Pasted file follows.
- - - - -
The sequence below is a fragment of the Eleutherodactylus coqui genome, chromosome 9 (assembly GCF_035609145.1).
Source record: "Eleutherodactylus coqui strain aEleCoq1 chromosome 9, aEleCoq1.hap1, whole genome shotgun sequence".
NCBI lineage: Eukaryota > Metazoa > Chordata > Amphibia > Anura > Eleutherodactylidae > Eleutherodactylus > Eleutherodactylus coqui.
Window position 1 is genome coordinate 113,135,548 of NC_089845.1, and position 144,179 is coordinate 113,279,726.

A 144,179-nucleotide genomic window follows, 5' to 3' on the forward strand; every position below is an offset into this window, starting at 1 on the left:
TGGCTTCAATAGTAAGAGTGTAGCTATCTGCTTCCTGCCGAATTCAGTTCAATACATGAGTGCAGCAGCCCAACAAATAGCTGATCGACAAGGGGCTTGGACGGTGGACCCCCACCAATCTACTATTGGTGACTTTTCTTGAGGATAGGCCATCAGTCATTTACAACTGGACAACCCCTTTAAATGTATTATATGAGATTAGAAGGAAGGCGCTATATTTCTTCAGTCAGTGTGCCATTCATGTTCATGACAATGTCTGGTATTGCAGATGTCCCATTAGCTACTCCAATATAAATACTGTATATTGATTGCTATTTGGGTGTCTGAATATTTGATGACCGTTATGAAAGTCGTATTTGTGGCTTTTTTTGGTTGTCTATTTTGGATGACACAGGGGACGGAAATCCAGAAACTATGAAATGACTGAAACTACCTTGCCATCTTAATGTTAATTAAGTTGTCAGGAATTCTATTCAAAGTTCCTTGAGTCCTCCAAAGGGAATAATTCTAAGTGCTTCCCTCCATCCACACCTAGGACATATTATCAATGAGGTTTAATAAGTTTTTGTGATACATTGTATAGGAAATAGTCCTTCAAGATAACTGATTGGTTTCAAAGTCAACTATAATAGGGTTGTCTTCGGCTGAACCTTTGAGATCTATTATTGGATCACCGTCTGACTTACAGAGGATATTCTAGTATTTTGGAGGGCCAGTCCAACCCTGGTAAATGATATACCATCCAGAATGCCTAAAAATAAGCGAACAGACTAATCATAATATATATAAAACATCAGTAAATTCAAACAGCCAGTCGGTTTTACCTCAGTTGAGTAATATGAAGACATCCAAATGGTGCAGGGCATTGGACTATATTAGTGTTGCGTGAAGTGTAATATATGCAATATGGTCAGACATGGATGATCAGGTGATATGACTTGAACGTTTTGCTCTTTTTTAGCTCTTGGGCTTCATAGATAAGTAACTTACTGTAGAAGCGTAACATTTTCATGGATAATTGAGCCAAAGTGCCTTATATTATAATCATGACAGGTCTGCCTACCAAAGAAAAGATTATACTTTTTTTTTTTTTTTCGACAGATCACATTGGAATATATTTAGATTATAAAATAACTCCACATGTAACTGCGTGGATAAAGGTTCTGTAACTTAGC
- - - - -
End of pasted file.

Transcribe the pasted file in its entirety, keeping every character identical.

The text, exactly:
The sequence below is a fragment of the Eleutherodactylus coqui genome, chromosome 9 (assembly GCF_035609145.1).
Source record: "Eleutherodactylus coqui strain aEleCoq1 chromosome 9, aEleCoq1.hap1, whole genome shotgun sequence".
NCBI lineage: Eukaryota > Metazoa > Chordata > Amphibia > Anura > Eleutherodactylidae > Eleutherodactylus > Eleutherodactylus coqui.
Window position 1 is genome coordinate 113,135,548 of NC_089845.1, and position 144,179 is coordinate 113,279,726.

A 144,179-nucleotide genomic window follows, 5' to 3' on the forward strand; every position below is an offset into this window, starting at 1 on the left:
TGGCTTCAATAGTAAGAGTGTAGCTATCTGCTTCCTGCCGAATTCAGTTCAATACATGAGTGCAGCAGCCCAACAAATAGCTGATCGACAAGGGGCTTGGACGGTGGACCCCCACCAATCTACTATTGGTGACTTTTCTTGAGGATAGGCCATCAGTCATTTACAACTGGACAACCCCTTTAAATGTATTATATGAGATTAGAAGGAAGGCGCTATATTTCTTCAGTCAGTGTGCCATTCATGTTCATGACAATGTCTGGTATTGCAGATGTCCCATTAGCTACTCCAATATAAATACTGTATATTGATTGCTATTTGGGTGTCTGAATATTTGATGACCGTTATGAAAGTCGTATTTGTGGCTTTTTTTGGTTGTCTATTTTGGATGACACAGGGGACGGAAATCCAGAAACTATGAAATGACTGAAACTACCTTGCCATCTTAATGTTAATTAAGTTGTCAGGAATTCTATTCAAAGTTCCTTGAGTCCTCCAAAGGGAATAATTCTAAGTGCTTCCCTCCATCCACACCTAGGACATATTATCAATGAGGTTTAATAAGTTTTTGTGATACATTGTATAGGAAATAGTCCTTCAAGATAACTGATTGGTTTCAAAGTCAACTATAATAGGGTTGTCTTCGGCTGAACCTTTGAGATCTATTATTGGATCACCGTCTGACTTACAGAGGATATTCTAGTATTTTGGAGGGCCAGTCCAACCCTGGTAAATGATATACCATCCAGAATGCCTAAAAATAAGCGAACAGACTAATCATAATATATATAAAACATCAGTAAATTCAAACAGCCAGTCGGTTTTACCTCAGTTGAGTAATATGAAGACATCCAAATGGTGCAGGGCATTGGACTATATTAGTGTTGCGTGAAGTGTAATATATGCAATATGGTCAGACATGGATGATCAGGTGATATGACTTGAACGTTTTGCTCTTTTTTAGCTCTTGGGCTTCATAGATAAGTAACTTACTGTAGAAGCGTAACATTTTCATGGATAATTGAGCCAAAGTGCCTTATATTATAATCATGACAGGTCTGCCTACCAAAGAAAAGATTATACTTTTTTTTTTTTTTTCGACAGATCACATTGGAATATATTTAGATTATAAAATAACTCCACATGTAACTGCGTGGATAAAGGTTCTGTAACTTAGC